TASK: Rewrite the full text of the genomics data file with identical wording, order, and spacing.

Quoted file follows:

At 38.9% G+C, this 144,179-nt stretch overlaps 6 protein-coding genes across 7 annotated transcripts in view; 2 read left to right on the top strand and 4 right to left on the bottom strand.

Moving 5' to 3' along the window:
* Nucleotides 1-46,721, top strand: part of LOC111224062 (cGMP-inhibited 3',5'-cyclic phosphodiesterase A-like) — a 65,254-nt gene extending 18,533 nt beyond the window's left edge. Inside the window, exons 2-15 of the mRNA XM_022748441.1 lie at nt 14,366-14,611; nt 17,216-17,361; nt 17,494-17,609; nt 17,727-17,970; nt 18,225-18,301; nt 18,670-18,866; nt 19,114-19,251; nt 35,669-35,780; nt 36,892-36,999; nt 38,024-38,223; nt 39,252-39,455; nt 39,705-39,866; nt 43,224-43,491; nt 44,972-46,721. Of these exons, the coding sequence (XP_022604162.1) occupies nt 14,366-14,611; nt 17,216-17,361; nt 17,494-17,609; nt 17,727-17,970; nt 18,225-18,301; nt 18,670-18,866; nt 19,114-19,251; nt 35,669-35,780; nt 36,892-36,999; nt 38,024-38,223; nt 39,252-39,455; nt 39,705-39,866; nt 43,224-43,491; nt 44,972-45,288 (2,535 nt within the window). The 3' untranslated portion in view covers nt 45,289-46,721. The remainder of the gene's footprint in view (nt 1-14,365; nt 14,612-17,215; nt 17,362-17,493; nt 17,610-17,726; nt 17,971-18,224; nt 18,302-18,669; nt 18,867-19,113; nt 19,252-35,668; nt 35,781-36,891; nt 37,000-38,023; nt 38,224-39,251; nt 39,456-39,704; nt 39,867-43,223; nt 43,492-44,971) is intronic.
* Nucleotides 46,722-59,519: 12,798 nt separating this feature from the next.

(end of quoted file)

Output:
At 38.9% G+C, this 144,179-nt stretch overlaps 6 protein-coding genes across 7 annotated transcripts in view; 2 read left to right on the top strand and 4 right to left on the bottom strand.

Moving 5' to 3' along the window:
* Nucleotides 1-46,721, top strand: part of LOC111224062 (cGMP-inhibited 3',5'-cyclic phosphodiesterase A-like) — a 65,254-nt gene extending 18,533 nt beyond the window's left edge. Inside the window, exons 2-15 of the mRNA XM_022748441.1 lie at nt 14,366-14,611; nt 17,216-17,361; nt 17,494-17,609; nt 17,727-17,970; nt 18,225-18,301; nt 18,670-18,866; nt 19,114-19,251; nt 35,669-35,780; nt 36,892-36,999; nt 38,024-38,223; nt 39,252-39,455; nt 39,705-39,866; nt 43,224-43,491; nt 44,972-46,721. Of these exons, the coding sequence (XP_022604162.1) occupies nt 14,366-14,611; nt 17,216-17,361; nt 17,494-17,609; nt 17,727-17,970; nt 18,225-18,301; nt 18,670-18,866; nt 19,114-19,251; nt 35,669-35,780; nt 36,892-36,999; nt 38,024-38,223; nt 39,252-39,455; nt 39,705-39,866; nt 43,224-43,491; nt 44,972-45,288 (2,535 nt within the window). The 3' untranslated portion in view covers nt 45,289-46,721. The remainder of the gene's footprint in view (nt 1-14,365; nt 14,612-17,215; nt 17,362-17,493; nt 17,610-17,726; nt 17,971-18,224; nt 18,302-18,669; nt 18,867-19,113; nt 19,252-35,668; nt 35,781-36,891; nt 37,000-38,023; nt 38,224-39,251; nt 39,456-39,704; nt 39,867-43,223; nt 43,492-44,971) is intronic.
* Nucleotides 46,722-59,519: 12,798 nt separating this feature from the next.